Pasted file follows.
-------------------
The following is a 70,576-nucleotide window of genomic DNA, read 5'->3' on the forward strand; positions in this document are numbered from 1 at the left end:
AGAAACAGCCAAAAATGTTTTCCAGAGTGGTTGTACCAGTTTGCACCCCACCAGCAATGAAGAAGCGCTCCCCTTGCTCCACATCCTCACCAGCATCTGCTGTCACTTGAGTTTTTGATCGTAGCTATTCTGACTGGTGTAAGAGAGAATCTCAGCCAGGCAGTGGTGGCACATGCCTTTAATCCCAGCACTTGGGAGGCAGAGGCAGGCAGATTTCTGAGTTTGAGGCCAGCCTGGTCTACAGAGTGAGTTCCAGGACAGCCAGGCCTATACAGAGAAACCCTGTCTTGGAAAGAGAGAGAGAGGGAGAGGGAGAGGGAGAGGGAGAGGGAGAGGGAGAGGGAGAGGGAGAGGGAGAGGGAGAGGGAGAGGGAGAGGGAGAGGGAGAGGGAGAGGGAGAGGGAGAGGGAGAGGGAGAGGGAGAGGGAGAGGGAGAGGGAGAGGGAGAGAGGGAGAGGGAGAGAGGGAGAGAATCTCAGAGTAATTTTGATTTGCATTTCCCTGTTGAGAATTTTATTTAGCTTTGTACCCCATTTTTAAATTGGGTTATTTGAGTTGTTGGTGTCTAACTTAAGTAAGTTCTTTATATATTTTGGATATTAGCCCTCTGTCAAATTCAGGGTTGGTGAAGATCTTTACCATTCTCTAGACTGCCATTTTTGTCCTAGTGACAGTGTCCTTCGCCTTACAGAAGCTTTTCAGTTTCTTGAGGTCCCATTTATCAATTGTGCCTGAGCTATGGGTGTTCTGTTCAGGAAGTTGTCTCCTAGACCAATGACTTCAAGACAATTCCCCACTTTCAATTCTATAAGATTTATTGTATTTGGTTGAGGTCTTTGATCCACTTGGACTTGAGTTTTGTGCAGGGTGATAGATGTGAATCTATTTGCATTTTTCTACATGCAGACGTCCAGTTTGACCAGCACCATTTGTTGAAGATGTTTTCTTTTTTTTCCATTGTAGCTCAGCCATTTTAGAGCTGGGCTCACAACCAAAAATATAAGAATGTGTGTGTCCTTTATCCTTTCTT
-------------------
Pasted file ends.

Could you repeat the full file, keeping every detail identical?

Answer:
The following is a 70,576-nucleotide window of genomic DNA, read 5'->3' on the forward strand; positions in this document are numbered from 1 at the left end:
AGAAACAGCCAAAAATGTTTTCCAGAGTGGTTGTACCAGTTTGCACCCCACCAGCAATGAAGAAGCGCTCCCCTTGCTCCACATCCTCACCAGCATCTGCTGTCACTTGAGTTTTTGATCGTAGCTATTCTGACTGGTGTAAGAGAGAATCTCAGCCAGGCAGTGGTGGCACATGCCTTTAATCCCAGCACTTGGGAGGCAGAGGCAGGCAGATTTCTGAGTTTGAGGCCAGCCTGGTCTACAGAGTGAGTTCCAGGACAGCCAGGCCTATACAGAGAAACCCTGTCTTGGAAAGAGAGAGAGAGGGAGAGGGAGAGGGAGAGGGAGAGGGAGAGGGAGAGGGAGAGGGAGAGGGAGAGGGAGAGGGAGAGGGAGAGGGAGAGGGAGAGGGAGAGGGAGAGGGAGAGGGAGAGGGAGAGGGAGAGGGAGAGGGAGAGGGAGAGGGAGAGAGGGAGAGGGAGAGAGGGAGAGAATCTCAGAGTAATTTTGATTTGCATTTCCCTGTTGAGAATTTTATTTAGCTTTGTACCCCATTTTTAAATTGGGTTATTTGAGTTGTTGGTGTCTAACTTAAGTAAGTTCTTTATATATTTTGGATATTAGCCCTCTGTCAAATTCAGGGTTGGTGAAGATCTTTACCATTCTCTAGACTGCCATTTTTGTCCTAGTGACAGTGTCCTTCGCCTTACAGAAGCTTTTCAGTTTCTTGAGGTCCCATTTATCAATTGTGCCTGAGCTATGGGTGTTCTGTTCAGGAAGTTGTCTCCTAGACCAATGACTTCAAGACAATTCCCCACTTTCAATTCTATAAGATTTATTGTATTTGGTTGAGGTCTTTGATCCACTTGGACTTGAGTTTTGTGCAGGGTGATAGATGTGAATCTATTTGCATTTTTCTACATGCAGACGTCCAGTTTGACCAGCACCATTTGTTGAAGATGTTTTCTTTTTTTTCCATTGTAGCTCAGCCATTTTAGAGCTGGGCTCACAACCAAAAATATAAGAATGTGTGTGTCCTTTATCCTTTCTT